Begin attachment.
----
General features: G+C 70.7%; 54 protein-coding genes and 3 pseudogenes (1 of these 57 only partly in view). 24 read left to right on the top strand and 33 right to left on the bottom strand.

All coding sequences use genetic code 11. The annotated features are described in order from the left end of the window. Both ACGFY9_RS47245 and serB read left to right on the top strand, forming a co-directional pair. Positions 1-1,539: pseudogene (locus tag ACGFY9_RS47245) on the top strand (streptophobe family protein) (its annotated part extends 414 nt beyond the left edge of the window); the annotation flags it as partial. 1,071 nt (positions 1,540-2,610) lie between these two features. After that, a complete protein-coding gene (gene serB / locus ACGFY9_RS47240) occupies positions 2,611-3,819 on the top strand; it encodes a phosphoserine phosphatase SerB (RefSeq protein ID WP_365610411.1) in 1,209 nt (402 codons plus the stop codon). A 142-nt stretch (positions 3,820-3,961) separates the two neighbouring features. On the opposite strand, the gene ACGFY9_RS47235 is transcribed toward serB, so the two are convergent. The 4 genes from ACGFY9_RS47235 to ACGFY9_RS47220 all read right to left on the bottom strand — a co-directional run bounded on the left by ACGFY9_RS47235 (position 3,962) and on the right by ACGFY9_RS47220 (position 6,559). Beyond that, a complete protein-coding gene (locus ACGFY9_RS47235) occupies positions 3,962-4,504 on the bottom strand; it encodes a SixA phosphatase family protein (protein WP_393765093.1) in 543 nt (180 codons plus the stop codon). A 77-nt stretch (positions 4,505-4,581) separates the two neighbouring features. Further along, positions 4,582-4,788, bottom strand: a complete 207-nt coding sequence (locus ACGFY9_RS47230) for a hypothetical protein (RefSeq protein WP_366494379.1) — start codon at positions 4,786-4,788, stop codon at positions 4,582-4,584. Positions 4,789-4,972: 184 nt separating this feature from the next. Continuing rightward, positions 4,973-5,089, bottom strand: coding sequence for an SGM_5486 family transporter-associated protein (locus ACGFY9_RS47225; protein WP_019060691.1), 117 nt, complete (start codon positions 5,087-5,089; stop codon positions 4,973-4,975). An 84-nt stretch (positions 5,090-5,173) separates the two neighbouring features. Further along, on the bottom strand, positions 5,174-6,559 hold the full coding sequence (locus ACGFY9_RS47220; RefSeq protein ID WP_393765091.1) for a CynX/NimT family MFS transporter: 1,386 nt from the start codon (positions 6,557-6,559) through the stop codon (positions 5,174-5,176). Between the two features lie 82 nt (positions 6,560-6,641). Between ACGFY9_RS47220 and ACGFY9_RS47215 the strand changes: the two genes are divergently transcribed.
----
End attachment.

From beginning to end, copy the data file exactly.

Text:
General features: G+C 70.7%; 54 protein-coding genes and 3 pseudogenes (1 of these 57 only partly in view). 24 read left to right on the top strand and 33 right to left on the bottom strand.

All coding sequences use genetic code 11. The annotated features are described in order from the left end of the window. Both ACGFY9_RS47245 and serB read left to right on the top strand, forming a co-directional pair. Positions 1-1,539: pseudogene (locus tag ACGFY9_RS47245) on the top strand (streptophobe family protein) (its annotated part extends 414 nt beyond the left edge of the window); the annotation flags it as partial. 1,071 nt (positions 1,540-2,610) lie between these two features. After that, a complete protein-coding gene (gene serB / locus ACGFY9_RS47240) occupies positions 2,611-3,819 on the top strand; it encodes a phosphoserine phosphatase SerB (RefSeq protein ID WP_365610411.1) in 1,209 nt (402 codons plus the stop codon). A 142-nt stretch (positions 3,820-3,961) separates the two neighbouring features. On the opposite strand, the gene ACGFY9_RS47235 is transcribed toward serB, so the two are convergent. The 4 genes from ACGFY9_RS47235 to ACGFY9_RS47220 all read right to left on the bottom strand — a co-directional run bounded on the left by ACGFY9_RS47235 (position 3,962) and on the right by ACGFY9_RS47220 (position 6,559). Beyond that, a complete protein-coding gene (locus ACGFY9_RS47235) occupies positions 3,962-4,504 on the bottom strand; it encodes a SixA phosphatase family protein (protein WP_393765093.1) in 543 nt (180 codons plus the stop codon). A 77-nt stretch (positions 4,505-4,581) separates the two neighbouring features. Further along, positions 4,582-4,788, bottom strand: a complete 207-nt coding sequence (locus ACGFY9_RS47230) for a hypothetical protein (RefSeq protein WP_366494379.1) — start codon at positions 4,786-4,788, stop codon at positions 4,582-4,584. Positions 4,789-4,972: 184 nt separating this feature from the next. Continuing rightward, positions 4,973-5,089, bottom strand: coding sequence for an SGM_5486 family transporter-associated protein (locus ACGFY9_RS47225; protein WP_019060691.1), 117 nt, complete (start codon positions 5,087-5,089; stop codon positions 4,973-4,975). An 84-nt stretch (positions 5,090-5,173) separates the two neighbouring features. Further along, on the bottom strand, positions 5,174-6,559 hold the full coding sequence (locus ACGFY9_RS47220; RefSeq protein ID WP_393765091.1) for a CynX/NimT family MFS transporter: 1,386 nt from the start codon (positions 6,557-6,559) through the stop codon (positions 5,174-5,176). Between the two features lie 82 nt (positions 6,560-6,641). Between ACGFY9_RS47220 and ACGFY9_RS47215 the strand changes: the two genes are divergently transcribed.